Seijun Suzuki’s Film “Tokyo Drifter” (1966)

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Essay #: 069411
Total text length is 5,670 characters (approximately 3.9 pages).

Excerpts from the Paper

The beginning:
Seijun Suzuki’s Tokyo Drifter (1966) – a Different Kind of Yakuza Film.
Popular post-World War II Japanese cinema has made much of the yakuza action film whose villains and contenders offer appealing ‘black and white’ characters and themes. Seijun Suzuki (b.1923) produced a great many films based on the genre of which the best known are Kanto Wanderer (1963), Tokyo Drifter or ‘Tokyo nagaremono’ to which this paper refers, and Branded to Kill (1967). Suzuki’s career was marked by controversy, his films deviating from the standard yakuza action format through the course of 40 B-movies he directed in 1956-67. At this point, he was dismissed by the Nikkatsu film company and underwent a decade of ostracism by the Japanese film industry. He...
The end:
..... the 1970s as a blacklisted film maker, he had the last word. In 2008, he played a leading role in establishing the Toko Project Gathering that arranges Japanese film financing and international productions. Like Tokyo Drifter, he will not be forgotten.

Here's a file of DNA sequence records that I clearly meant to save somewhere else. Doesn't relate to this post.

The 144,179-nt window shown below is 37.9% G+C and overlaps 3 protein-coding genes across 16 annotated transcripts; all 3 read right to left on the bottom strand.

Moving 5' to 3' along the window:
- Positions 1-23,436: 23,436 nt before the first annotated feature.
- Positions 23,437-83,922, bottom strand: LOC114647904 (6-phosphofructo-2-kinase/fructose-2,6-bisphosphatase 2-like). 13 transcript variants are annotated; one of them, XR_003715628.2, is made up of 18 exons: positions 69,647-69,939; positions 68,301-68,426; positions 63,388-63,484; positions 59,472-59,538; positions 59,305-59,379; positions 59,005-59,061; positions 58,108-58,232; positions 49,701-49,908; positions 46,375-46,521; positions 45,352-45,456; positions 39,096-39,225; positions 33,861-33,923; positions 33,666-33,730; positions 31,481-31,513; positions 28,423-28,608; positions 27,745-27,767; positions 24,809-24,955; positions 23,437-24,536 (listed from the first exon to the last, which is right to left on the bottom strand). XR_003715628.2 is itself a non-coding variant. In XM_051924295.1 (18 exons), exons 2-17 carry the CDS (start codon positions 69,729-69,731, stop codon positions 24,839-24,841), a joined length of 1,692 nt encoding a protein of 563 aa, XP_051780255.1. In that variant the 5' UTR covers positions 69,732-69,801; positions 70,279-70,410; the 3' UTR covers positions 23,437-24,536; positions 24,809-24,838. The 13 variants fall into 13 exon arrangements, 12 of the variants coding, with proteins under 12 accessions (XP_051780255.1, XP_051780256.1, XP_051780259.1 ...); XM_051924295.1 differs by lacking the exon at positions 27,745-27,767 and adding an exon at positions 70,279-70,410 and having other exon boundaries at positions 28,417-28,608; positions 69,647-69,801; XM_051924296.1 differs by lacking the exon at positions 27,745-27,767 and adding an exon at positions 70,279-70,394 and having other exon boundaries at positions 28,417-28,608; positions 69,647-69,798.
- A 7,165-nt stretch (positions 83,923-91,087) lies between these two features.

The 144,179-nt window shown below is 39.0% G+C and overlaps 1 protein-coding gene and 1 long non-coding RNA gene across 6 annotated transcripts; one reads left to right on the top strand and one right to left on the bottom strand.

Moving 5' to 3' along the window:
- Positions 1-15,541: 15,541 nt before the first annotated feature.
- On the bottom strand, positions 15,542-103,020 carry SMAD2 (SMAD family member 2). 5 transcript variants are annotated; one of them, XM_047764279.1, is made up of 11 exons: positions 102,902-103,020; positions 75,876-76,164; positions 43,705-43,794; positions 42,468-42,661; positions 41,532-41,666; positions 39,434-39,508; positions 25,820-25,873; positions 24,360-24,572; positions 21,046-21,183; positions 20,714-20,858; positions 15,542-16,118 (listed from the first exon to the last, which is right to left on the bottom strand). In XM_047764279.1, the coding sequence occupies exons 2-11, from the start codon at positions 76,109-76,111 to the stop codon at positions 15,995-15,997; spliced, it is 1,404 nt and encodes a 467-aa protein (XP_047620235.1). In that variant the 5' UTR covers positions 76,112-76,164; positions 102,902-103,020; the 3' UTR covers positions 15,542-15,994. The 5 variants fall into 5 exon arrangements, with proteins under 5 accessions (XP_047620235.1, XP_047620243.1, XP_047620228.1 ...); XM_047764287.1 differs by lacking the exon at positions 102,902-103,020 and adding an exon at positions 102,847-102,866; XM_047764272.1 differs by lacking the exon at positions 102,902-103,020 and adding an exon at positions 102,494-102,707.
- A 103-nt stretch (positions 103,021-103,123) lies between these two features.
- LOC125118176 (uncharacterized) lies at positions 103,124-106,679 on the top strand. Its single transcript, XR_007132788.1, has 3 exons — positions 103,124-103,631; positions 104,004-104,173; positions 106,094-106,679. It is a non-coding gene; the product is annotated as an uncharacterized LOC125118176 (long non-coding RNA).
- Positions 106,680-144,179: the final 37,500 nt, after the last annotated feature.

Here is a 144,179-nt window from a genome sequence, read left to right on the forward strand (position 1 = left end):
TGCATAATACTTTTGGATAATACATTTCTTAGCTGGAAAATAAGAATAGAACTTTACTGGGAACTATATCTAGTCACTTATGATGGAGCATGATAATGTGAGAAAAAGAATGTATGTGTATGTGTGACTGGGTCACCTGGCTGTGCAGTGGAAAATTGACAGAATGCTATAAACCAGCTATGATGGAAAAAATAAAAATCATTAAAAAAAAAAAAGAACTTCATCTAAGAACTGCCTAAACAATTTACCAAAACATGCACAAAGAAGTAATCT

863 words
References
Chris, D. (2005). Outlaw Masters of Japanese Film. London: I.B. Taurus.
Field, S. & T. Rayns. (1995). Branded to Thrill – the Delirious Cinema of Suzuki Seijan.
London: British Film Institute.
Monk, K. (1991). “Seijan Suzuki – Japanese legend sees himself as simple chronicler.”
Vancouver Sun. October 16.
Suzuki, S. (1966). Director. Tokyo Drifter. Nikkatsu. April 10. 83 minutes.
Teo, S. (2000). “Seijan Suzuki – Authenticity in Minority.” Sense of Cinema. (AUZ). July.